Ya know, for the amount of time of how much people look at their devices, or even the amount of time people spend moralizing about others looking at devices - there is a dearth of sober reflection on the strengths and weaknesses of the technology.
I'm no philosopher, so am not going to be able to offer a deep probing discourse, but over the last few years in pondering the role of apps in architecture/real estate some aspects have come into sharp relief.
The most obvious is that apps are a pretty poor investment as standalone sales tools for real estate. You might consider one to extend your property's branding but I think if you look at the analytics - the number of downloads that lead to good buyer leads is appallingly low.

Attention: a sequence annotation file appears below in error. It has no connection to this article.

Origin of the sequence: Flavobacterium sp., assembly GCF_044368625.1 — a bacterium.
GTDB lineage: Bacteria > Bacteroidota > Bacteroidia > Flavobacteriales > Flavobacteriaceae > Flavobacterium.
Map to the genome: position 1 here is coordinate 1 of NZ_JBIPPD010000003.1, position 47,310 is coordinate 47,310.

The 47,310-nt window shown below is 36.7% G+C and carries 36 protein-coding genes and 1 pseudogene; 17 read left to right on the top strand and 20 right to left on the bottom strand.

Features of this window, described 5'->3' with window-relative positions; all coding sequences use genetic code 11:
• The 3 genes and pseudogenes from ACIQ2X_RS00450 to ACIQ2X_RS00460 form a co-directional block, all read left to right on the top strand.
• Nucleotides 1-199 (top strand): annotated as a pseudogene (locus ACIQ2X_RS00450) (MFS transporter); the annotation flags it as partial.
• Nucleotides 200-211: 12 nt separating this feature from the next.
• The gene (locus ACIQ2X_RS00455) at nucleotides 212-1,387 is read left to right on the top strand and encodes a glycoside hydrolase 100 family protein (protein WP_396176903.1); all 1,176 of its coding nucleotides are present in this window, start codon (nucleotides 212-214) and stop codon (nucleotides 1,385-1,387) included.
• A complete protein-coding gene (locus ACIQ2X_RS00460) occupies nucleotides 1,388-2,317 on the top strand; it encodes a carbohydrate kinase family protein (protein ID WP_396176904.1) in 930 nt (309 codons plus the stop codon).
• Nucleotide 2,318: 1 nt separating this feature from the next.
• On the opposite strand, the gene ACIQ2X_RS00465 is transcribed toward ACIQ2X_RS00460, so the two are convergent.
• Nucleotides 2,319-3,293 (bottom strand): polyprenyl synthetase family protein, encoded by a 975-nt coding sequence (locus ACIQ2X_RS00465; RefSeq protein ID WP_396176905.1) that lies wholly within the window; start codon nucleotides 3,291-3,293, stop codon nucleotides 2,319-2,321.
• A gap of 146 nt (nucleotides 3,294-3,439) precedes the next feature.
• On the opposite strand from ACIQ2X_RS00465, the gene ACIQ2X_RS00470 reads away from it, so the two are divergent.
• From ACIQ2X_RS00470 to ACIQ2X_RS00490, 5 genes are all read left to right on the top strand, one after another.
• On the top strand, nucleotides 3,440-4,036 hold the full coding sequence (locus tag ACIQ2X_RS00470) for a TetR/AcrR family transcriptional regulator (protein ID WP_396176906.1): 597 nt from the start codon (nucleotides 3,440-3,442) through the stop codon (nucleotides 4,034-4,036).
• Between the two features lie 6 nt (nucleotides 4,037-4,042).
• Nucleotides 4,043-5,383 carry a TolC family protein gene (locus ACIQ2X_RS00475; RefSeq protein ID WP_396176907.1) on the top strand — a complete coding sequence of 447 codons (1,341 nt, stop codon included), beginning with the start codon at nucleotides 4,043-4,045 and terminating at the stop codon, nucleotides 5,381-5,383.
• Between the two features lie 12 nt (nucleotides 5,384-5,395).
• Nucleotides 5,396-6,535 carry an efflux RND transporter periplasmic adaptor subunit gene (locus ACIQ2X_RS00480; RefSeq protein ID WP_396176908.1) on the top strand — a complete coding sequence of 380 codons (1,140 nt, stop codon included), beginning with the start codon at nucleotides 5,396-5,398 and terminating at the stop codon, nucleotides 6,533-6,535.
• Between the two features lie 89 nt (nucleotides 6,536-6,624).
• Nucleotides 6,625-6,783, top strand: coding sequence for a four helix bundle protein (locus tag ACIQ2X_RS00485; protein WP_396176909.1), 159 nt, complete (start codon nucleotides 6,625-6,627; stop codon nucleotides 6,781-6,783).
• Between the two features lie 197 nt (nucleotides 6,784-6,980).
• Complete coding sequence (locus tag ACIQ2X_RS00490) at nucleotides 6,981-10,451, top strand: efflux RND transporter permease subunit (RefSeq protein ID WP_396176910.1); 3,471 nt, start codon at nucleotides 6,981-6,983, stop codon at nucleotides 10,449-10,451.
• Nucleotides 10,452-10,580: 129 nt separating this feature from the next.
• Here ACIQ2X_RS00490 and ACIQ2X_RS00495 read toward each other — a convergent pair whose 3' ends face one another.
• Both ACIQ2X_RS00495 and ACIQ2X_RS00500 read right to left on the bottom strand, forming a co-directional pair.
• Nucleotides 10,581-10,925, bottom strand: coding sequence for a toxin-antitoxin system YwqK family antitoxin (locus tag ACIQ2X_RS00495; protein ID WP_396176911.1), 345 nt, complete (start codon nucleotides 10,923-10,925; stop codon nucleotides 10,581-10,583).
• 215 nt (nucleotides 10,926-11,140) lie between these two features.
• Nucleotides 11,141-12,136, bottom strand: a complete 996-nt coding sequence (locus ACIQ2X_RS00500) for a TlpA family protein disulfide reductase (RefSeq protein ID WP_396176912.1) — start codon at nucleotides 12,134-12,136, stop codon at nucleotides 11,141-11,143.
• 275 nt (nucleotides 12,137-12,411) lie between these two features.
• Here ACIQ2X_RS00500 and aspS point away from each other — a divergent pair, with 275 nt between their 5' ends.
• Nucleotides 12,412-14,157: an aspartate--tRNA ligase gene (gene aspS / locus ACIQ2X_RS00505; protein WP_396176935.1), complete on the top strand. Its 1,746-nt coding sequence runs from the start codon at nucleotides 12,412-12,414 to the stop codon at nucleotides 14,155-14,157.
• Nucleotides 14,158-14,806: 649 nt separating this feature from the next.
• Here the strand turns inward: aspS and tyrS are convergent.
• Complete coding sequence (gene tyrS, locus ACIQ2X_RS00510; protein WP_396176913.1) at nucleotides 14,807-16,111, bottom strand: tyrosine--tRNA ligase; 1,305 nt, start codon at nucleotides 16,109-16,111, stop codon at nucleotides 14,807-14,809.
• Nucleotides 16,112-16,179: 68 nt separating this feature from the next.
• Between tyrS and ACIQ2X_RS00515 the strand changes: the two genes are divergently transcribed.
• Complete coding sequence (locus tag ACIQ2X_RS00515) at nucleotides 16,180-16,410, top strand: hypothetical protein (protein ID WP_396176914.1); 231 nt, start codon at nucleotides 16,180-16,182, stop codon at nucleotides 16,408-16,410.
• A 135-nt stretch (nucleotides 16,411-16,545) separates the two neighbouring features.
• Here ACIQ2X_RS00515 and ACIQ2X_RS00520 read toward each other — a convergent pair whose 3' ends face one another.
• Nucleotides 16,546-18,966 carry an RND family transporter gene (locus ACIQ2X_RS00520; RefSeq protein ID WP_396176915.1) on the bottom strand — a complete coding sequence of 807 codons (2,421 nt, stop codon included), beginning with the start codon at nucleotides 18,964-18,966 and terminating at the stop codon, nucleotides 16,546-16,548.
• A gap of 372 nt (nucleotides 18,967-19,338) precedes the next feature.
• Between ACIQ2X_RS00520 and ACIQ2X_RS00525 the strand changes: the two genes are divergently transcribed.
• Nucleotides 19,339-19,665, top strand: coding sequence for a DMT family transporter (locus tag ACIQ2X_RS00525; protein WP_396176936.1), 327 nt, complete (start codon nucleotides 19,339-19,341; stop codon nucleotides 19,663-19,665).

The relationship between buyer and a potential property is necessarily casual from a negotiating standpoint at the buying phase - and that casual relationship is much more easily modeled as a website or realtor's page with dozens of possible properties that the buyer can peruse - than an app which requires commitment.
Apps require a commitment.